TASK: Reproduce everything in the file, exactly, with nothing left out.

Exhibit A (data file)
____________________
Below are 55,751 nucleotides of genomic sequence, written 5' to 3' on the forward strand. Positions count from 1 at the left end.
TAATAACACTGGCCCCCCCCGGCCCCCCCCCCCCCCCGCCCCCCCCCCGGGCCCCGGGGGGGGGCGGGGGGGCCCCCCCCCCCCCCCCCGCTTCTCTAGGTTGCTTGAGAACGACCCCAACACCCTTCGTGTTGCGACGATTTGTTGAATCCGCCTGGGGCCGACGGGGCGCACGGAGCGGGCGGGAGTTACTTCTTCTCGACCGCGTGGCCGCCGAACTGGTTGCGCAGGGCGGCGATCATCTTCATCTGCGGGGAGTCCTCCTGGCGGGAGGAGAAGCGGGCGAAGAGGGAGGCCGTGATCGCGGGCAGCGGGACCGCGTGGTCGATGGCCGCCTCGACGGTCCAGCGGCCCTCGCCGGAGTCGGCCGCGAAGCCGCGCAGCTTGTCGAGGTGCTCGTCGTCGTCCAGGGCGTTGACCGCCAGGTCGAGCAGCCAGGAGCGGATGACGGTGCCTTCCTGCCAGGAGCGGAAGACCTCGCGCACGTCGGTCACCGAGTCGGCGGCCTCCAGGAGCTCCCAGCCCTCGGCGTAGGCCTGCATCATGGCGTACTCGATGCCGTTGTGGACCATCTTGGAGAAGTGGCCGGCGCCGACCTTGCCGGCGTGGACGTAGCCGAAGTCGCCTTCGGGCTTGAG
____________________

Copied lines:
Below are 55,751 nucleotides of genomic sequence, written 5' to 3' on the forward strand. Positions count from 1 at the left end.
TAATAACACTGGCCCCCCCCGGCCCCCCCCCCCCCCCGCCCCCCCCCCGGGCCCCGGGGGGGGGCGGGGGGGCCCCCCCCCCCCCCCCCGCTTCTCTAGGTTGCTTGAGAACGACCCCAACACCCTTCGTGTTGCGACGATTTGTTGAATCCGCCTGGGGCCGACGGGGCGCACGGAGCGGGCGGGAGTTACTTCTTCTCGACCGCGTGGCCGCCGAACTGGTTGCGCAGGGCGGCGATCATCTTCATCTGCGGGGAGTCCTCCTGGCGGGAGGAGAAGCGGGCGAAGAGGGAGGCCGTGATCGCGGGCAGCGGGACCGCGTGGTCGATGGCCGCCTCGACGGTCCAGCGGCCCTCGCCGGAGTCGGCCGCGAAGCCGCGCAGCTTGTCGAGGTGCTCGTCGTCGTCCAGGGCGTTGACCGCCAGGTCGAGCAGCCAGGAGCGGATGACGGTGCCTTCCTGCCAGGAGCGGAAGACCTCGCGCACGTCGGTCACCGAGTCGGCGGCCTCCAGGAGCTCCCAGCCCTCGGCGTAGGCCTGCATCATGGCGTACTCGATGCCGTTGTGGACCATCTTGGAGAAGTGGCCGGCGCCGACCTTGCCGGCGTGGACGTAGCCGAAGTCGCCTTCGGGCTTGAG